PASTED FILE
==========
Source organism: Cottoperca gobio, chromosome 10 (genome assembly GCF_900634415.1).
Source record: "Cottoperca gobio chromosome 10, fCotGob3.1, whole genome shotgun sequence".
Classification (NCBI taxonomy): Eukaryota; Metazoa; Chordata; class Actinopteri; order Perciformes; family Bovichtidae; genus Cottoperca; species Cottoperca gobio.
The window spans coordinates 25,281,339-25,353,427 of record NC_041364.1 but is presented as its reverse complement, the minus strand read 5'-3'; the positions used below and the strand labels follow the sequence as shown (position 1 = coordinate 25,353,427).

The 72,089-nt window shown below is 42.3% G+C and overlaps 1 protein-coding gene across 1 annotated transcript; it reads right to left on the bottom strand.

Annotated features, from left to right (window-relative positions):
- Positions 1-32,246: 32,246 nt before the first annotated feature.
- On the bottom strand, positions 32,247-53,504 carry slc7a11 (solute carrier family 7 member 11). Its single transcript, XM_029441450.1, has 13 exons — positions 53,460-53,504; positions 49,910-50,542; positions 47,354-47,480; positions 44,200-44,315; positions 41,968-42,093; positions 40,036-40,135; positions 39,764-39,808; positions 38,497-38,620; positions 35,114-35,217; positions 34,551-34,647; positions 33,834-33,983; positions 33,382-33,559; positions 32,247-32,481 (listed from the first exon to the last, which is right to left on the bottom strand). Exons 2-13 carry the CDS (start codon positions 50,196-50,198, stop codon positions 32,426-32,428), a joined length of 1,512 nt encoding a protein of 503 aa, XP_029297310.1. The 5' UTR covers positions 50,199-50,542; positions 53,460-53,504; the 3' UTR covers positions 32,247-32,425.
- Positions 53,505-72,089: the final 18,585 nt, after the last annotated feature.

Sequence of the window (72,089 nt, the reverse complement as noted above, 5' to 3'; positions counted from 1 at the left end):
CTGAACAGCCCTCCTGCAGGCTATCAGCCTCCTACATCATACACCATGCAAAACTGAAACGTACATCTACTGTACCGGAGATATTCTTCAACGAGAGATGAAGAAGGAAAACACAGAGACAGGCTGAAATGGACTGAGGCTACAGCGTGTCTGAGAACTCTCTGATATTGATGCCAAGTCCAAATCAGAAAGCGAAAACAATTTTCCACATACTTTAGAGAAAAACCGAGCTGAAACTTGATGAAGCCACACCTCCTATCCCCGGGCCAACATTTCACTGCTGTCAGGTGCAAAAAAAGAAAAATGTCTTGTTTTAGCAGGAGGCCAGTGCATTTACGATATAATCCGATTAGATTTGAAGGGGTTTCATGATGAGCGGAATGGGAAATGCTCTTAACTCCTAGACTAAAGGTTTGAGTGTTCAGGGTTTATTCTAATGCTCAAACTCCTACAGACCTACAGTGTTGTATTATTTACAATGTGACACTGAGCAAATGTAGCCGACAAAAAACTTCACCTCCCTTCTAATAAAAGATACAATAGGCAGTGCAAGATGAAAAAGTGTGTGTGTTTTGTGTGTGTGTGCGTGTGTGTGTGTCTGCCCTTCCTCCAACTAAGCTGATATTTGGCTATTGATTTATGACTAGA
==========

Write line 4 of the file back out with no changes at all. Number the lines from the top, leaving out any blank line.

The window spans coordinates 25,281,339-25,353,427 of record NC_041364.1 but is presented as its reverse complement, the minus strand read 5'-3'; the positions used below and the strand labels follow the sequence as shown (position 1 = coordinate 25,353,427).